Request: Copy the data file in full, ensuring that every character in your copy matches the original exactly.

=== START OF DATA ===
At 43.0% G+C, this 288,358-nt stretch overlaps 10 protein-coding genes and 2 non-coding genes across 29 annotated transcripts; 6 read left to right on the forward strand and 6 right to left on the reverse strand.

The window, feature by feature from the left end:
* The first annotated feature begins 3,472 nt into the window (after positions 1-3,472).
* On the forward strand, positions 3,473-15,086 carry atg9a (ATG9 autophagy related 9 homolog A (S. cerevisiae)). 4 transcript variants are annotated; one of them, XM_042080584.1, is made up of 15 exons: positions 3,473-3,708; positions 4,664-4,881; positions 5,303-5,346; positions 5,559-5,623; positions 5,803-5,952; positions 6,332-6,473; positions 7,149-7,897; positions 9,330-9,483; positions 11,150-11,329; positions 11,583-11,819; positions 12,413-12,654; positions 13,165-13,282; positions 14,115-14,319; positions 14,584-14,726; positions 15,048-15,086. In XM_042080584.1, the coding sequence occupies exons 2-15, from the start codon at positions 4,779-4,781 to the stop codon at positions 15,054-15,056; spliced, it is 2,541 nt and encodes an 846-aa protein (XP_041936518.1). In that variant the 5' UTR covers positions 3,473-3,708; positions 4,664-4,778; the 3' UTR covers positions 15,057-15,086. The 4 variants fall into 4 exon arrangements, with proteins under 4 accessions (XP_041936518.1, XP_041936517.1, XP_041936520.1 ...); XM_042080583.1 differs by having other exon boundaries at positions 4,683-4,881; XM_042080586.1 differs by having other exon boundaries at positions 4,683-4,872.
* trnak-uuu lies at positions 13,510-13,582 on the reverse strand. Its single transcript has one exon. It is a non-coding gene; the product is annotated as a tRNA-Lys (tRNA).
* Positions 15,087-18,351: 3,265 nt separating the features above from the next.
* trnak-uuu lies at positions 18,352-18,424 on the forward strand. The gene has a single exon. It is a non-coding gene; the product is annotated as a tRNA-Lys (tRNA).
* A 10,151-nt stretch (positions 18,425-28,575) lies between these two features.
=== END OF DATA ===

At 43.0% G+C, this 288,358-nt stretch overlaps 10 protein-coding genes and 2 non-coding genes across 29 annotated transcripts; 6 read left to right on the forward strand and 6 right to left on the reverse strand.

The window, feature by feature from the left end:
* The first annotated feature begins 3,472 nt into the window (after positions 1-3,472).
* On the forward strand, positions 3,473-15,086 carry atg9a (ATG9 autophagy related 9 homolog A (S. cerevisiae)). 4 transcript variants are annotated; one of them, XM_042080584.1, is made up of 15 exons: positions 3,473-3,708; positions 4,664-4,881; positions 5,303-5,346; positions 5,559-5,623; positions 5,803-5,952; positions 6,332-6,473; positions 7,149-7,897; positions 9,330-9,483; positions 11,150-11,329; positions 11,583-11,819; positions 12,413-12,654; positions 13,165-13,282; positions 14,115-14,319; positions 14,584-14,726; positions 15,048-15,086. In XM_042080584.1, the coding sequence occupies exons 2-15, from the start codon at positions 4,779-4,781 to the stop codon at positions 15,054-15,056; spliced, it is 2,541 nt and encodes an 846-aa protein (XP_041936518.1). In that variant the 5' UTR covers positions 3,473-3,708; positions 4,664-4,778; the 3' UTR covers positions 15,057-15,086. The 4 variants fall into 4 exon arrangements, with proteins under 4 accessions (XP_041936518.1, XP_041936517.1, XP_041936520.1 ...); XM_042080583.1 differs by having other exon boundaries at positions 4,683-4,881; XM_042080586.1 differs by having other exon boundaries at positions 4,683-4,872.
* trnak-uuu lies at positions 13,510-13,582 on the reverse strand. Its single transcript has one exon. It is a non-coding gene; the product is annotated as a tRNA-Lys (tRNA).
* Positions 15,087-18,351: 3,265 nt separating the features above from the next.
* trnak-uuu lies at positions 18,352-18,424 on the forward strand. The gene has a single exon. It is a non-coding gene; the product is annotated as a tRNA-Lys (tRNA).
* A 10,151-nt stretch (positions 18,425-28,575) lies between these two features.